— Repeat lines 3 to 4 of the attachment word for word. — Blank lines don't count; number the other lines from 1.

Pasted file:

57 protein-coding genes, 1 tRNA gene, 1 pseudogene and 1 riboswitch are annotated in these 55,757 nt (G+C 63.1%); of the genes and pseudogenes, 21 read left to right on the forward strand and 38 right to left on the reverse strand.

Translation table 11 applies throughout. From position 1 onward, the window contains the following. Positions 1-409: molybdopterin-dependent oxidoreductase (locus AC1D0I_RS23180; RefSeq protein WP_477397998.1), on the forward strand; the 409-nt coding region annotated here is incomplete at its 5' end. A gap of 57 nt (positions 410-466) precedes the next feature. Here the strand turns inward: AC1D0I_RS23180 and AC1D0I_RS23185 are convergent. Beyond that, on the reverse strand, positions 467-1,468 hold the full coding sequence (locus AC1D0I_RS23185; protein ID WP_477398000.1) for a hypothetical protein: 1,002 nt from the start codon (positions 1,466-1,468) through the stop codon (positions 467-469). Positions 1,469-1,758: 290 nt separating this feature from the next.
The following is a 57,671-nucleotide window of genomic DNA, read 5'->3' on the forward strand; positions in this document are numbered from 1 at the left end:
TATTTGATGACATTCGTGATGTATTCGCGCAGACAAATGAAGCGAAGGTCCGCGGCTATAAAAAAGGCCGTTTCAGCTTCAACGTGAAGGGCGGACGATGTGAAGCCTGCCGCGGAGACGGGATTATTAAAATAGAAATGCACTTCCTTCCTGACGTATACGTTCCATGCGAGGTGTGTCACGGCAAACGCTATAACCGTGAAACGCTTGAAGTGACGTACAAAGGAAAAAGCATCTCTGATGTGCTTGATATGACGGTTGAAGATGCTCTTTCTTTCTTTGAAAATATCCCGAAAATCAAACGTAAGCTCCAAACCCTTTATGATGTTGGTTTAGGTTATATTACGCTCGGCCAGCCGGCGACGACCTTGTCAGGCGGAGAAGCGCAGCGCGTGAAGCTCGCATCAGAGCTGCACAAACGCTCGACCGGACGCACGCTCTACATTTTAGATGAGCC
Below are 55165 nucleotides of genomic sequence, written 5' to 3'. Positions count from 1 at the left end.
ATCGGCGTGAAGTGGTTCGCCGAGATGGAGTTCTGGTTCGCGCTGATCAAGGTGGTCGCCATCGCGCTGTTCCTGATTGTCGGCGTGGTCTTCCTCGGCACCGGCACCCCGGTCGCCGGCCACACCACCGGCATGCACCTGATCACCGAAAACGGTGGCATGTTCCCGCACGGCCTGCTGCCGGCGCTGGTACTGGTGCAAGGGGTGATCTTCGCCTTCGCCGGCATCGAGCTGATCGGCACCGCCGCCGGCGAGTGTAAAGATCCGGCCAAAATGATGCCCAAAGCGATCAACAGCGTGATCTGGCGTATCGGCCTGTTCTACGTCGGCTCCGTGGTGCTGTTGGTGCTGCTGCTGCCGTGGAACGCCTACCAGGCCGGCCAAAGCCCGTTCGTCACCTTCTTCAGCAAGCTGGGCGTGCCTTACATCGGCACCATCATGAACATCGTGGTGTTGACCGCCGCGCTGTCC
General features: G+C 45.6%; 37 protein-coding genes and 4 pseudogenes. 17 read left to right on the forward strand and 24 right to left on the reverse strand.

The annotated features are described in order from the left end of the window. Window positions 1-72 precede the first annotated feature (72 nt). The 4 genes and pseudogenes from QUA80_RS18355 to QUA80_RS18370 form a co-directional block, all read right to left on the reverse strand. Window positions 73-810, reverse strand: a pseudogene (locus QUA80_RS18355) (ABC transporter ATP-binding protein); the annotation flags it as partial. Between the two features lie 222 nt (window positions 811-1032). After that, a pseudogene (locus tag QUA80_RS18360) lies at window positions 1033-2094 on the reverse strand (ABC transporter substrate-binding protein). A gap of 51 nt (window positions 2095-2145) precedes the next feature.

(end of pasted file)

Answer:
The following is a 57,671-nucleotide window of genomic DNA, read 5'->3' on the forward strand; positions in this document are numbered from 1 at the left end:
TATTTGATGACATTCGTGATGTATTCGCGCAGACAAATGAAGCGAAGGTCCGCGGCTATAAAAAAGGCCGTTTCAGCTTCAACGTGAAGGGCGGACGATGTGAAGCCTGCCGCGGAGACGGGATTATTAAAATAGAAATGCACTTCCTTCCTGACGTATACGTTCCATGCGAGGTGTGTCACGGCAAACGCTATAACCGTGAAACGCTTGAAGTGACGTACAAAGGAAAAAGCATCTCTGATGTGCTTGATATGACGGTTGAAGATGCTCTTTCTTTCTTTGAAAATATCCCGAAAATCAAACGTAAGCTCCAAACCCTTTATGATGTTGGTTTAGGTTATATTACGCTCGGCCAGCCGGCGACGACCTTGTCAGGCGGAGAAGCGCAGCGCGTGAAGCTCGCATCAGAGCTGCACAAACGCTCGACCGGACGCACGCTCTACATTTTAGATGAGCC